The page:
Jewellery made in 1580 has found its way to an auctioneers after someone made the find of a life time.
An unassuming poesy ring found in a charity shop has turned out to be a rare gold ring dating from the reign of Queen Elizabeth I.
To put it in context the ring was made around the time of defeat of the Spanish Armada, a time when William Shakespeare entered a period of ‘maturity’, the age of Walter Raleigh and seventy years before The Great Fire of London.
Discovered by the vendor in a charity shop, this remarkable find has been XRF tested as a high carat gold and the late 16th century poesy ring is to be offered in the Hansons Winter Fine Art Jewellery Showcase Auction on 1st December with a guide of £800/1,200.
Although enquires have been made in to what charity and where it was in the county the auctioneers have not responded.
Auctioneer and jewellery valuer Izzie Balmer said: “We are delighted and honoured to have our very own poesy ring. Although fairly ordinary looking at first glance, it has been a joy to research an object with such sentiment and history”.
The outside is decorated with a swirling motif. Its simple clean lines mirror the unassuming hidden inscription: “No cheinge in Vertues Choyse”.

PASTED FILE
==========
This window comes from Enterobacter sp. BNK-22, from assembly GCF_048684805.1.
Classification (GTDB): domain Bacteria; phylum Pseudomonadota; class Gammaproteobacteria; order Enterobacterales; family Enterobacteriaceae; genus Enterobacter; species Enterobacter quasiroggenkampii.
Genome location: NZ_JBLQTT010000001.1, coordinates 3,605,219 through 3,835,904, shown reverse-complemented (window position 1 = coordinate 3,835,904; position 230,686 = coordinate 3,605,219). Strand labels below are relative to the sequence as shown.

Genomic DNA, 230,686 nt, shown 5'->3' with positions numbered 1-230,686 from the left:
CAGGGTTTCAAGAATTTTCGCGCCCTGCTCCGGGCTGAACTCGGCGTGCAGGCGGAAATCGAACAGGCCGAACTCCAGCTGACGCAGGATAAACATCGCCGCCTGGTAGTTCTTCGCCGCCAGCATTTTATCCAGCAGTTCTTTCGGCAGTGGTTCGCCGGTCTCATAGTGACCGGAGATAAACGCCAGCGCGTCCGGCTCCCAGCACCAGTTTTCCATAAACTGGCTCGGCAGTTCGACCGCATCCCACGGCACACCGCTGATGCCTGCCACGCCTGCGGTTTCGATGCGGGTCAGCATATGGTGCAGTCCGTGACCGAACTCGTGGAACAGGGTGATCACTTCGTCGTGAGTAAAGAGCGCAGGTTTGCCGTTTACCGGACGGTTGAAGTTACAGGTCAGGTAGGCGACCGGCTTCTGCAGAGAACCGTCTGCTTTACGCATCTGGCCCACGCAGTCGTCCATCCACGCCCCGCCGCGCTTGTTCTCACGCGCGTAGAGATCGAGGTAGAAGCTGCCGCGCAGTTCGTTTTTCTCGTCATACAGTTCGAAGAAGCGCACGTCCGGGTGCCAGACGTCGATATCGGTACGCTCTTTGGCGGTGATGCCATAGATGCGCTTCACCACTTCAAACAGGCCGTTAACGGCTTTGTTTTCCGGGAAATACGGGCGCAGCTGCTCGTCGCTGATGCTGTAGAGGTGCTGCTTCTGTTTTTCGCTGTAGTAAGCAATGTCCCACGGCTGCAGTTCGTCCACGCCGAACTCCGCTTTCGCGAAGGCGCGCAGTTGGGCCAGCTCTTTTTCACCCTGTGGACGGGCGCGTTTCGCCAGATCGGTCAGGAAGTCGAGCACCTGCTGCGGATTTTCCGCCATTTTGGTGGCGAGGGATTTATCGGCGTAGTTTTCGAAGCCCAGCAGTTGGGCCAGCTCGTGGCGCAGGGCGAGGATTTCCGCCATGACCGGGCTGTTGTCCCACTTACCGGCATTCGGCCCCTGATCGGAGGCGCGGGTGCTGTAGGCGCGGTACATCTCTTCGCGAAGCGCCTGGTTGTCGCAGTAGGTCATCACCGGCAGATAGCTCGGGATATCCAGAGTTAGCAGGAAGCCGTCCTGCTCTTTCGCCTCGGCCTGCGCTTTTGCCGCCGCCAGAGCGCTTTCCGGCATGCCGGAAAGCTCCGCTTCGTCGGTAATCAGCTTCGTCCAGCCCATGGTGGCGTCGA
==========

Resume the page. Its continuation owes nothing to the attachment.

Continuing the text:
Poesy rings were popular in England and France during the 15th to 17th centuries, most commonly as lovers’ gifts, as a token of regard but also as a gift between friends or as a pledge or loyalty. The word “poesy” translates as “short rhyme” and these rings would have inscriptions. Referenced by Shakespeare and Samuel Pepys in their works poesy rings have a mythical magical beauty which continues to wield its power today. Jewellery valuations are held at Hanson’s Etwall Salerooms on Tuesdays from 10am to 4pm and at valuation offices throughout middle England. Please phone 01283 733988 for further details or visit www.hansonsauctioneers.co.uk